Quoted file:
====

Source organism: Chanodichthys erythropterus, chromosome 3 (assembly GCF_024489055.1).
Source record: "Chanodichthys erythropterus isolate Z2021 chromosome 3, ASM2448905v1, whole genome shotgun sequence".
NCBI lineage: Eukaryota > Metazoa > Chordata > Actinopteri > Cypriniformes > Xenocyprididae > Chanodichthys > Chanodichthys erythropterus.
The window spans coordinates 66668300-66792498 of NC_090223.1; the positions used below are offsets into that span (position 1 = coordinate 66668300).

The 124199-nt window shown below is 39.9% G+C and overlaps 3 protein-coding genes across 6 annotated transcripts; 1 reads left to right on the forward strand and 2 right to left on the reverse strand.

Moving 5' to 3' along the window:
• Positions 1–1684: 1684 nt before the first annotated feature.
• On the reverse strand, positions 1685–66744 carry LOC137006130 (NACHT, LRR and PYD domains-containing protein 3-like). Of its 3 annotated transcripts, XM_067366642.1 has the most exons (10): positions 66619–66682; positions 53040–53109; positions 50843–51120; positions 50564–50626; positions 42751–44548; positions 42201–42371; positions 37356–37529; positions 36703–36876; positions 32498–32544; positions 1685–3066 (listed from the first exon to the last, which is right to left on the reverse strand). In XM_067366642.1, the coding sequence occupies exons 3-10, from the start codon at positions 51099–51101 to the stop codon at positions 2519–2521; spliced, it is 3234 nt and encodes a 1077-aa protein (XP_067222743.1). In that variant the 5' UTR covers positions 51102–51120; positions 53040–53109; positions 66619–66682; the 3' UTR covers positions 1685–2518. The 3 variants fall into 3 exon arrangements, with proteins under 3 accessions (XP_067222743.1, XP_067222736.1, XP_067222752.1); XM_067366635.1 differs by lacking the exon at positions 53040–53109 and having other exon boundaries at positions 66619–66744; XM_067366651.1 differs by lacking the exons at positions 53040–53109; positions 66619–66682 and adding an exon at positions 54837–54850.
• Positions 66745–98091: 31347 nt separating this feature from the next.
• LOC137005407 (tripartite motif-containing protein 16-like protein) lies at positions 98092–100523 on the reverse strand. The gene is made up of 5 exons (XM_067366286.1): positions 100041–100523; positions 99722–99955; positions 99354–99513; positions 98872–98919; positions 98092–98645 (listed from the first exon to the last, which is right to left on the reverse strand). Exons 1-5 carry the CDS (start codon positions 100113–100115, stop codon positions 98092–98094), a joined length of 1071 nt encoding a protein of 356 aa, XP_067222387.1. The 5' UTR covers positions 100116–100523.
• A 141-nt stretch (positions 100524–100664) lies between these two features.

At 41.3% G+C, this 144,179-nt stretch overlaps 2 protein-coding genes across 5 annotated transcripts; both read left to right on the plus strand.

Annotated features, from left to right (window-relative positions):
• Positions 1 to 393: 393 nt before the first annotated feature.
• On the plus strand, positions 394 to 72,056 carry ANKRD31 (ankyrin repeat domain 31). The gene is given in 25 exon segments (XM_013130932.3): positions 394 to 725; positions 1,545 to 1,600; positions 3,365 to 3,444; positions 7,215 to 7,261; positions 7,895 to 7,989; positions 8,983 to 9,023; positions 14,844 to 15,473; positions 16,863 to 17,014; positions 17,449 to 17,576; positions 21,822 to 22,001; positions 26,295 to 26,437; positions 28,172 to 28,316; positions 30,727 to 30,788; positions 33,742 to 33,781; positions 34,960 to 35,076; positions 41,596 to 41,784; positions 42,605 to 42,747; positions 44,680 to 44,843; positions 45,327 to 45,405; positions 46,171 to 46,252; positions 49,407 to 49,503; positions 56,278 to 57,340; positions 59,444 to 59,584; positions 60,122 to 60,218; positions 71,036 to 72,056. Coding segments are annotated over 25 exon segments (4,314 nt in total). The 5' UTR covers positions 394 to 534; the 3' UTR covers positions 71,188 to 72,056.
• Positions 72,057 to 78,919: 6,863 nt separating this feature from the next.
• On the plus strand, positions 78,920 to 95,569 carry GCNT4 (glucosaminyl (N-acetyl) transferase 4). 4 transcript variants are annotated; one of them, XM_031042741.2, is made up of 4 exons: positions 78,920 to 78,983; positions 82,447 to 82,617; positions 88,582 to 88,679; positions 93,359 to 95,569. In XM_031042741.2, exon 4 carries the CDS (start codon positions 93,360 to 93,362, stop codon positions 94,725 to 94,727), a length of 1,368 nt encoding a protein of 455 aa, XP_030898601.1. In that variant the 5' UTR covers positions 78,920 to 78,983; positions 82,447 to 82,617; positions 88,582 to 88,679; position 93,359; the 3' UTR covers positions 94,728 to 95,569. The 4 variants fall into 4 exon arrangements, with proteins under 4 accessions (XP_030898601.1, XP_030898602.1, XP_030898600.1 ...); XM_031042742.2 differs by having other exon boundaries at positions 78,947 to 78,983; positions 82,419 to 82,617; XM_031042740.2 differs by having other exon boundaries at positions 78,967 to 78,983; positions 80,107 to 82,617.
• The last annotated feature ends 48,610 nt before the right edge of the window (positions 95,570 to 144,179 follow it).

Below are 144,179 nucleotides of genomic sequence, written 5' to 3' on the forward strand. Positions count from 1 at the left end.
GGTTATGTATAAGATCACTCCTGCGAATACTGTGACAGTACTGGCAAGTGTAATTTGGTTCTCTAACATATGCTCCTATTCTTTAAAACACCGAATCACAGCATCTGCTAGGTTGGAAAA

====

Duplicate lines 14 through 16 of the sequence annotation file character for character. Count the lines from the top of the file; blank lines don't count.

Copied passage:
• Positions 1 to 393: 393 nt before the first annotated feature.
• On the plus strand, positions 394 to 72,056 carry ANKRD31 (ankyrin repeat domain 31). The gene is given in 25 exon segments (XM_013130932.3): positions 394 to 725; positions 1,545 to 1,600; positions 3,365 to 3,444; positions 7,215 to 7,261; positions 7,895 to 7,989; positions 8,983 to 9,023; positions 14,844 to 15,473; positions 16,863 to 17,014; positions 17,449 to 17,576; positions 21,822 to 22,001; positions 26,295 to 26,437; positions 28,172 to 28,316; positions 30,727 to 30,788; positions 33,742 to 33,781; positions 34,960 to 35,076; positions 41,596 to 41,784; positions 42,605 to 42,747; positions 44,680 to 44,843; positions 45,327 to 45,405; positions 46,171 to 46,252; positions 49,407 to 49,503; positions 56,278 to 57,340; positions 59,444 to 59,584; positions 60,122 to 60,218; positions 71,036 to 72,056. Coding segments are annotated over 25 exon segments (4,314 nt in total). The 5' UTR covers positions 394 to 534; the 3' UTR covers positions 71,188 to 72,056.
• Positions 72,057 to 78,919: 6,863 nt separating this feature from the next.